Is it just me or have we lost our collective minds?
A recent trial published in JAMA, by Freund et al (1), illustrates just how far our diagnostic psychosis has progressed.
The authors conducted a crossover cluster–randomized non-inferiority trial examining a strategy utilizing the pulmonary embolism rule out criteria (PERC) rule to rule out pulmonary embolism (PE). The authors enrolled patients deemed to be low risk for a pulmonary embolism.
Each center was randomized to start with a 6-month control period (usual care) or 6-month intervention period (PERC based strategy), followed by 6-months of the alternative strategy. Patients were included with new onset or worsening of shortness of breath, chest pain and a low clinical probability of PE, estimated by the treating physician to be below 15%.
In the intervention group, the diagnostic workup included an initial calculation of the PERC score. In patients with a PERC score of zero, the diagnosis of PE was considered ruled out and no further testing was required. If the PERC score was positive, the usual diagnostic strategy was applied. In the control group, the diagnostic workup for PE included the use of D-dimer testing, followed by a CTPA, if the D-dimer was positive. The diagnosis of PE was considered to be excluded if one of these two tests was negative. Any CTPA with emboli was considered positive, including isolated subsegmental PE. If the CTPA was judged inconclusive, the patients would undergo further testing (pulmonary ventilation-perfusion scan or lower-extremity doppler).
1749 patients were enrolled, 902 patients in the control group and 847 in the intervention group. Overall the authors found no difference in their primary outcome, the rate of thromboembolic events at 3-months, in patients who underwent a PERC-based diagnostic strategy (3%) and those who received usual care (3%). All cause mortality was also similar (0.3% vs 0.2%, respectively). Additionally, patients in the PERC-based strategy underwent less CTPAs (13% vs 23%), had shorter ED length of stays, and were admitted to the hospital less frequently.
And while it is easy to get caught up in the methodological success of this study, it is important to put these results in their proper context. We have discussed in a previous post our continued quixotic need to diagnose clinically unimportant pulmonary embolisms in the young and healthy who will likely fare well independent of our diagnostic endeavors, while simultaneously ignoring the sick vulnerable patients in which the diagnosis of PE is far more likely and clinically relevant. The study by Freund et al illustrates this point. For a patient to meet the PERC criteria and not require any further diagnostic testing, he or she must have an oxygen saturation of 94% or more, a pulse rate of less than 100/min, can be no older than 49, demonstrate no signs of unilateral leg swelling, hemoptysis, or have a history of recent trauma or surgery, prior PE or deep venous thrombosis (DVT), or exogenous estrogen use. Essentially the PERC rule is designed to rule out PEs in a subset of patients without the disease in question. It fails to assist in the diagnostic workup for patients truly at risk for clinically relevant disease. Such was the case in the Freund et al cohort. The mean age of this cohort was only 44 years old. Only 3% of the population had chronic respiratory pathology, only 2% had heart failure. Approximately 16% were tachycardic on presentation, only 4.5% tachypneic, and only approximately 5% had an Spo2 < 95%. A history of estrogen use, clinical signs of DVT, a past history of PE or DVT, recent surgery or trauma, hemoptysis, or malignancy was present in a small minority of this cohort. Only 2% of the entire cohort was diagnosed with a pulmonary embolism on their initial visit, with an additional 3% experiencing VTE during follow-up.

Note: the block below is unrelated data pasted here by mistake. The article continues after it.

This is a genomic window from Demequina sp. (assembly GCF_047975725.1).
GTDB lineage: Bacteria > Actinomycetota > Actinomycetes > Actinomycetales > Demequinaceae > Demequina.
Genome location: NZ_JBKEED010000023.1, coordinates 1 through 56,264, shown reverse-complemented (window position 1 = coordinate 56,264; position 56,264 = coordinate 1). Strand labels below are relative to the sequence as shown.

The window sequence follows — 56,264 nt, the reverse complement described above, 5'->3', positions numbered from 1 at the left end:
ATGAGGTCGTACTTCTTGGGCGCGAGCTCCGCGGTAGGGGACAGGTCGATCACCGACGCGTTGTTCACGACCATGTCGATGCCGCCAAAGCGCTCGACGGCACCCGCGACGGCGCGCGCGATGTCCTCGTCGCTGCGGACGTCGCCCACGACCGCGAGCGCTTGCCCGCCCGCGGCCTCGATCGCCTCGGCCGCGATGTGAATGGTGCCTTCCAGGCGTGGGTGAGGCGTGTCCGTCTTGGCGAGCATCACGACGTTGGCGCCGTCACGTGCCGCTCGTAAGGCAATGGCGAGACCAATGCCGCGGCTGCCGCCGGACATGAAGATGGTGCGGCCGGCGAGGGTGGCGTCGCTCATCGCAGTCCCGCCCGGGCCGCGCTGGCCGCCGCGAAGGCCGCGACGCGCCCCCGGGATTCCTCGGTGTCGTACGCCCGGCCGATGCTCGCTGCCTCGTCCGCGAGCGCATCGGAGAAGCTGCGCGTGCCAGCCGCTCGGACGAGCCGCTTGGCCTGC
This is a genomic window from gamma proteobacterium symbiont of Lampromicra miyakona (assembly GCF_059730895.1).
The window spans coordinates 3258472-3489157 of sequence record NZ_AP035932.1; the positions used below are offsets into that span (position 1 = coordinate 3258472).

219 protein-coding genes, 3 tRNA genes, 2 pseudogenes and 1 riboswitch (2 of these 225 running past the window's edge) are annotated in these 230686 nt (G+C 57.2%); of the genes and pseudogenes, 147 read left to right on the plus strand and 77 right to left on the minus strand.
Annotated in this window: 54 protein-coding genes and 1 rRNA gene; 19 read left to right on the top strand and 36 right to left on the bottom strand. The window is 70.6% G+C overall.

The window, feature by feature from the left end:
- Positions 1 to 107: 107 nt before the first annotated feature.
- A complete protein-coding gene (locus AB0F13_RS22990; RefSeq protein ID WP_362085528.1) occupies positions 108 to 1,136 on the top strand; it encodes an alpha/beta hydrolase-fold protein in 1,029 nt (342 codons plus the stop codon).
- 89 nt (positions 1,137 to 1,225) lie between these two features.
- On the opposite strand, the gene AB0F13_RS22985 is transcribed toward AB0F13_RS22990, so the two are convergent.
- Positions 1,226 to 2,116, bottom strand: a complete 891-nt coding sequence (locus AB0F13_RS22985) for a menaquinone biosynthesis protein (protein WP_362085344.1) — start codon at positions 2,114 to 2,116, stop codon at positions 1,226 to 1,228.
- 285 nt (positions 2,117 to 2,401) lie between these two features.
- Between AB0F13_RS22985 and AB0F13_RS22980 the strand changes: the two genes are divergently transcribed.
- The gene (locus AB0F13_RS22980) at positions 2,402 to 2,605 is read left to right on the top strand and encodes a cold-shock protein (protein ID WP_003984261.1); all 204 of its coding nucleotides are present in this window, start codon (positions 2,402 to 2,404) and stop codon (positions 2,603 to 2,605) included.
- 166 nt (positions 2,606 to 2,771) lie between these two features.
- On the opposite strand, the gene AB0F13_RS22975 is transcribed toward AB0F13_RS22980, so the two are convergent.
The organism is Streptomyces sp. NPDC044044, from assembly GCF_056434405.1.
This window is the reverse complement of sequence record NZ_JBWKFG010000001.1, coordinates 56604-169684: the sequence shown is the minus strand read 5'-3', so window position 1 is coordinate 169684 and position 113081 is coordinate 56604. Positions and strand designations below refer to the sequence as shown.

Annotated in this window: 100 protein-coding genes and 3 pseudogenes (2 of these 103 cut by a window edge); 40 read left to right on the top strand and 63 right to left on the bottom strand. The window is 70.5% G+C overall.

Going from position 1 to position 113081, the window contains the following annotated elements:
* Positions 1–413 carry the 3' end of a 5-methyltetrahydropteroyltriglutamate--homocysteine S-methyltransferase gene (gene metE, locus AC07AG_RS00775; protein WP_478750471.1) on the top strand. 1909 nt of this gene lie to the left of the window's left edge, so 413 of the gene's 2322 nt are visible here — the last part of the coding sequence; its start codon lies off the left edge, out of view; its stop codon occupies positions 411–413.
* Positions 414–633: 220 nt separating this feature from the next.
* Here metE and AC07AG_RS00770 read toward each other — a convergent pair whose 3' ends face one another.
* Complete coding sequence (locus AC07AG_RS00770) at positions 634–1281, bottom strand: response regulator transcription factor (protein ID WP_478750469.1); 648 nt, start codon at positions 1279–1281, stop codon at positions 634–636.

Given the rarity of disease in this cohort, the success of the PERC rule should come as no surprise. A simple coin toss would have reduced the use of CTPA as reliably, and likely would have missed just as many pulmonary emboli. In fact, one could argue that this group was already at such a low risk of disease, that they were already at the level of the test threshold, and no further testing should have been offered independent of the individual patients PERC status.
More interesting than the diagnostic prowess of the PERC rule, Freund et al clearly illustrates the dangers of overdiagnosis in our overeager search for pulmonary emboli. In theory, because of its randomized design, the rate of PEs in each group should be similar. But what the authors found was for patients in the traditional diagnostic pathway group, the rate of PE was higher than in the PERC-based strategy (2.7 vs 1.5). And while more PEs were diagnosed on initial presentation, 3 month outcomes were identical in both groups, meaning the PEs that went undiagnosed on initial presentation in the PERC-based strategy were likely clinical meaningless. Simply put, the more often we go looking for a PE, the more frequently we will be rewarded for our efforts. And yet these diagnostic success stories do not translate into improvement in clinically meaningful outcomes. Rather we have identified a radiological disease that has no clinical consequences. One wonders what the rate of disease would have been if there had been a third arm studied in this trial. One in which the diagnostic strategy was simply to do nothing.